Magazine article Journal of Property Management

The Trust to Change

Magazine article Journal of Property Management

The Trust to Change

Article excerpt

Worried about a changing workplace and its effect on your company? The key to a positive corporate culture may lie in the mystical tale of The Eagle and the Monk, a business "fable" that combines Eastern philosophy and Western management theory. As the book's Sage says," With the belief in both the worth of the individual and the value of the team, cemented together firmly by real trust, change becomes not an enemy but an ally."

The book's co-author Richard W. Oliver is a professor of management at the Owen Graduate School of Management at Vanderbilt University and the co-author of several business books including The Eagle and the Monk: The Principles of Successful Change, with William A. Jenkins.

JPM: Why did you decide to frame your book on change around a fable?

Oliver: Our initial idea was to write a management textbook, but when we began talking to CEOs to test out ideas, they told us they didn't need another text. Instead, they needed a book that was easily accessible and did not belabor the basic points on corporate culture we wanted to make. We realized that our competition for the hearts and minds of Corporate America was not Peter Drucker, but Dilbert.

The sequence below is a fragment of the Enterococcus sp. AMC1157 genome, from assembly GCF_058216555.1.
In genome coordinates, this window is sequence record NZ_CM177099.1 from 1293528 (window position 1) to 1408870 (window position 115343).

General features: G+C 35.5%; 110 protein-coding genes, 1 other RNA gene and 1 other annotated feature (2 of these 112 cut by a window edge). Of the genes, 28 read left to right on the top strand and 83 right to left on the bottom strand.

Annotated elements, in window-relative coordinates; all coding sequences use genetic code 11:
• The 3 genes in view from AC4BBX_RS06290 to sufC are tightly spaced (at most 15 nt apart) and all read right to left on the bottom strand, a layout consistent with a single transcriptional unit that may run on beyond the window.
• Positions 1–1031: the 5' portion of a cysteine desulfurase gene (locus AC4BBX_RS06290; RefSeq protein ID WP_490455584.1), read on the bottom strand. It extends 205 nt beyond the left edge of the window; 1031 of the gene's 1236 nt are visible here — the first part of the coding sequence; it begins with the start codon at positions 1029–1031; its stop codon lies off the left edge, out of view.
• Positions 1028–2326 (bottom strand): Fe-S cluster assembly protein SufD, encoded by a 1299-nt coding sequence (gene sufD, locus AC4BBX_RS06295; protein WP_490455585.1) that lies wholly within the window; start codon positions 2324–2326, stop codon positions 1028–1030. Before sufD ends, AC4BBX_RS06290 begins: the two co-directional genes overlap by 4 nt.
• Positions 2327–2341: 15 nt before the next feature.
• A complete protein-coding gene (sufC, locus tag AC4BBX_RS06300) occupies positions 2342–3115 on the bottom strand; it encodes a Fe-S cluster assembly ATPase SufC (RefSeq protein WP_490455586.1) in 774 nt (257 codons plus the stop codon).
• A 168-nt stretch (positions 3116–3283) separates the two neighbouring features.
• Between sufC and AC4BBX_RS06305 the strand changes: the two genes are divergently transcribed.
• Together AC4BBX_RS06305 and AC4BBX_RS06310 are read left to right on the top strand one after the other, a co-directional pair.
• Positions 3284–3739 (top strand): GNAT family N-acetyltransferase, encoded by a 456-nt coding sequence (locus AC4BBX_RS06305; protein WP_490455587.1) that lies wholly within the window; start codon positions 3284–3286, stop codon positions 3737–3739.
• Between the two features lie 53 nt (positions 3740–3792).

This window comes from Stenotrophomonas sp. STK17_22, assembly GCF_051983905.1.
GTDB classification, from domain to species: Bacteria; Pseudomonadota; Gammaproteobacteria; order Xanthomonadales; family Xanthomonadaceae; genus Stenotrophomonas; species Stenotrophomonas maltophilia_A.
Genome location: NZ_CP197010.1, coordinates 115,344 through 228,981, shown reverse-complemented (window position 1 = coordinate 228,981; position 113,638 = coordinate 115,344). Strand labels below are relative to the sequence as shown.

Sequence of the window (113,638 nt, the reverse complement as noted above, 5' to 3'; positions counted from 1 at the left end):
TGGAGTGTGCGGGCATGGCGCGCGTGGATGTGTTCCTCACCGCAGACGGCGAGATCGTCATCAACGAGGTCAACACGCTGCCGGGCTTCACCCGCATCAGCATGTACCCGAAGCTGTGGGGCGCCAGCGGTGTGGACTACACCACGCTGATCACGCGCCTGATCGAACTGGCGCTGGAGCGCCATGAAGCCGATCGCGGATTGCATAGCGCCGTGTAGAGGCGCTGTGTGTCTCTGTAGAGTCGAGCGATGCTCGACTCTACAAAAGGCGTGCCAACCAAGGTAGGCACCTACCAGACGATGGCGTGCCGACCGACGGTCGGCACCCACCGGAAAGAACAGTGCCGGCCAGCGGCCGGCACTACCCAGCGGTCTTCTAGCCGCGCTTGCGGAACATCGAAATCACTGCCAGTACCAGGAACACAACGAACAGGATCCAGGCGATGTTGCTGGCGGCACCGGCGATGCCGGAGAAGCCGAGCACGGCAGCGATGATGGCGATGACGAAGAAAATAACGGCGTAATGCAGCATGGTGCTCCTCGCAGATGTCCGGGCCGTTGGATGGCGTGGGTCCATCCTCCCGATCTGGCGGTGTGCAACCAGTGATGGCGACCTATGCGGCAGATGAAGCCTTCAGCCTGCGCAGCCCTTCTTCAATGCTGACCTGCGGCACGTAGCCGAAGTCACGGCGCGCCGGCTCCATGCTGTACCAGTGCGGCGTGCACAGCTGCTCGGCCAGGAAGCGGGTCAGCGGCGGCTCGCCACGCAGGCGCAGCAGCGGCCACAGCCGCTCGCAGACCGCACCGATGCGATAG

The story of the eagle and the monk tells of two diverse individuals trapped on a mysterious island and forced to overcome their individual differences and distrust in order to change and survive.

JPM: Your book deals not with techniques to implement change, but with the underlying principles that permit change to occur. What are some of these?

Oliver: The book is centered around seven principles: acknowledge the worth of yourself and others, generate trust, learn empathy, embrace changes, unleash synergy, liberate decision-making, and discover the leaders and motivators to steer your course. The principles are designed to demonstrate a value set for corporate culture within an organization.

The principle that seems to strike the most responsive cord with readers is that of generating trust.

JPM: Why is generating trust so imperative?

Oliver: The corporate downsizing of the last fifteen years has created a "slash and burn" atmosphere that destroyed trust. …

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